With this being my last year in seminary, I knew I wanted to keep going to school to study philosophy. I had two choices: Continue on at a seminary or go to a university to focus on philosophical studies. I did not feel quite ready to go to a Ph.D program at a university due to the fact that I’ve been out of that world for four years, so instead, I applied to the Ph.D program in philosophy here at Southwestern and also at the MA programs at the University of Dallas and the University of Houston, two schools who A) Even had an MA program and B) Had good ones, at least according to some research I did. I almost applied to Texas A&M but was too busy to meet the deadline… and it’s not like I wanted to go there anyway 😉 (Calm down, I know A&M is a good school). As I prayed about it during the semester, I felt that God was convicting me to stay around the area and devote at least another year at the college ministry at Arlington Chinese Church.
In many respects, I wanted to stay due to familiarity, comfort, and the fact that I just cared for the people there. In others, however, I really did NOT want to stay: The Ph.D program is at least four years, so I did not know if it was a good idea to stay just for one year longer at the church. I’d have to figure out something new to do for the next 3-4 years. I also wanted to have that greater academic reputation by going to a university. This is not to say that the education is necessarily better; I know people in the Ph.D program at Southwestern and I know they have to work really hard. That said, to the secular world, a seminary degree is going to be pre-judged as being “lesser” even if it is not true. Part of me wanted that recognition, not only for “prestige” but because of practical reasons of getting into other programs and getting jobs. Still, I felt God was leading me to stay, so I was prepared to, though I awaited the responses from the schools.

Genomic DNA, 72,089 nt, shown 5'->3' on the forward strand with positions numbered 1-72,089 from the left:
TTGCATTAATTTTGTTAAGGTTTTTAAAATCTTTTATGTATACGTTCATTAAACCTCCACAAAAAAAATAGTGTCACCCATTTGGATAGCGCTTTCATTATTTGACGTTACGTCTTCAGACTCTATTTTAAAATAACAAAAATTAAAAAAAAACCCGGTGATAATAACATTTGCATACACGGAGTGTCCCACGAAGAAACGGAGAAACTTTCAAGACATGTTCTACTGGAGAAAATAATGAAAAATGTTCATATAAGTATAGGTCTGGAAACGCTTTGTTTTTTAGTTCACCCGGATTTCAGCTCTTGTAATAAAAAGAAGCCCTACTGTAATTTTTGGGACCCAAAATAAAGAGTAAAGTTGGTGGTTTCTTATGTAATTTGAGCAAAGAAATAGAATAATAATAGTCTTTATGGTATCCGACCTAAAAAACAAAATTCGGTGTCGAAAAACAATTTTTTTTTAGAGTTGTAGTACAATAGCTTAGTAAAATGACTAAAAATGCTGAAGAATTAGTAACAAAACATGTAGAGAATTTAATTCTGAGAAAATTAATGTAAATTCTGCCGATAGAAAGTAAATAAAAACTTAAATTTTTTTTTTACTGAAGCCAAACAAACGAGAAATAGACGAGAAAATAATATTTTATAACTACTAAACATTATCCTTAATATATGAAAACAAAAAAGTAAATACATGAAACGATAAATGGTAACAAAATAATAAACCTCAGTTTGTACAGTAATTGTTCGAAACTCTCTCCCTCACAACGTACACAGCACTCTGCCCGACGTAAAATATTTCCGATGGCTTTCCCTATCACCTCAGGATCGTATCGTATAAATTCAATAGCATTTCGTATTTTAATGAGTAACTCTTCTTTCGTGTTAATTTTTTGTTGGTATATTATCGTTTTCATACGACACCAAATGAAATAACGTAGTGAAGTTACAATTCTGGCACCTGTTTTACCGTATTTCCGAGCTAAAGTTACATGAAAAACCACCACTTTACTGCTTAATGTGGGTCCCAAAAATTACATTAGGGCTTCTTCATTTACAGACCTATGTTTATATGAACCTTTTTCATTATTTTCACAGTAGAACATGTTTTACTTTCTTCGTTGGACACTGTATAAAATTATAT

I honestly did not expect much from UD or UH since I went to a seminary after college, but recently I got acceptance letters from both of them. I also got one from Southwestern earlier than that. It’s one thing to pray about a decision before you have to make it; it’s another when it’s right on top of you, and I didn’t have much time to make the decision. Also, all of those dreams of teaching and having university degrees came back. As I fasted and prayed, however, I realized how vain my desires were: I cared way too much what the world thought about my education than what God thought. So I prayed that I would be brave enough to follow God where he would lead, despite my desires and reason to go or to stay. I felt a reaffirmation that I was supposed to stay in the area and at ACC, and I was also amused to see how things around me pointed me in that direction: We talked about the importance of college ministry in my Ministry of Education class, one of my old pastors told me succinctly, “Be confident in your call,” etc. I was perfectly prepared to enter Southwestern’s program because I thought that made sense. There was one thing left: A meeting with a philosophy professor here that I have gotten to know.